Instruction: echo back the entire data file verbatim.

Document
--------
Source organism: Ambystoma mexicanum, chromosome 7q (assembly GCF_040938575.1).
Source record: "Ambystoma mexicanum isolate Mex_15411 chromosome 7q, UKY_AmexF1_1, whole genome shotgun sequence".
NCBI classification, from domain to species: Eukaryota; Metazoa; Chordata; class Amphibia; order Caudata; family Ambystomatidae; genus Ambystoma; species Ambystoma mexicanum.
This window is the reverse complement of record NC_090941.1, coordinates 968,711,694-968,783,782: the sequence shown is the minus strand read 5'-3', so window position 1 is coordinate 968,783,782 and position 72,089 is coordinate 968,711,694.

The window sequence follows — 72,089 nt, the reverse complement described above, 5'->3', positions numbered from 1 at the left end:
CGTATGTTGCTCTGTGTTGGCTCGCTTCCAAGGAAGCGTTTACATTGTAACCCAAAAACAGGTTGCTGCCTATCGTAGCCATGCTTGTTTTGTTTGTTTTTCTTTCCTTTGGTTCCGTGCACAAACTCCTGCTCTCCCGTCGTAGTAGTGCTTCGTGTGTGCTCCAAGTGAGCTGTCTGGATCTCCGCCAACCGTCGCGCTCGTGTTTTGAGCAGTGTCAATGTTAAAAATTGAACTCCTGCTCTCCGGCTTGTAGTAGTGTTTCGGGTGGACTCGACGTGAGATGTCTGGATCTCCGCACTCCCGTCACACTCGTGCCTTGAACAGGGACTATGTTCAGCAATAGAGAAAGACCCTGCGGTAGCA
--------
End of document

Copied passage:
Source organism: Ambystoma mexicanum, chromosome 7q (assembly GCF_040938575.1).
Source record: "Ambystoma mexicanum isolate Mex_15411 chromosome 7q, UKY_AmexF1_1, whole genome shotgun sequence".
NCBI classification, from domain to species: Eukaryota; Metazoa; Chordata; class Amphibia; order Caudata; family Ambystomatidae; genus Ambystoma; species Ambystoma mexicanum.
This window is the reverse complement of record NC_090941.1, coordinates 968,711,694-968,783,782: the sequence shown is the minus strand read 5'-3', so window position 1 is coordinate 968,783,782 and position 72,089 is coordinate 968,711,694.

The window sequence follows — 72,089 nt, the reverse complement described above, 5'->3', positions numbered from 1 at the left end:
CGTATGTTGCTCTGTGTTGGCTCGCTTCCAAGGAAGCGTTTACATTGTAACCCAAAAACAGGTTGCTGCCTATCGTAGCCATGCTTGTTTTGTTTGTTTTTCTTTCCTTTGGTTCCGTGCACAAACTCCTGCTCTCCCGTCGTAGTAGTGCTTCGTGTGTGCTCCAAGTGAGCTGTCTGGATCTCCGCCAACCGTCGCGCTCGTGTTTTGAGCAGTGTCAATGTTAAAAATTGAACTCCTGCTCTCCGGCTTGTAGTAGTGTTTCGGGTGGACTCGACGTGAGATGTCTGGATCTCCGCACTCCCGTCACACTCGTGCCTTGAACAGGGACTATGTTCAGCAATAGAGAAAGACCCTGCGGTAGCA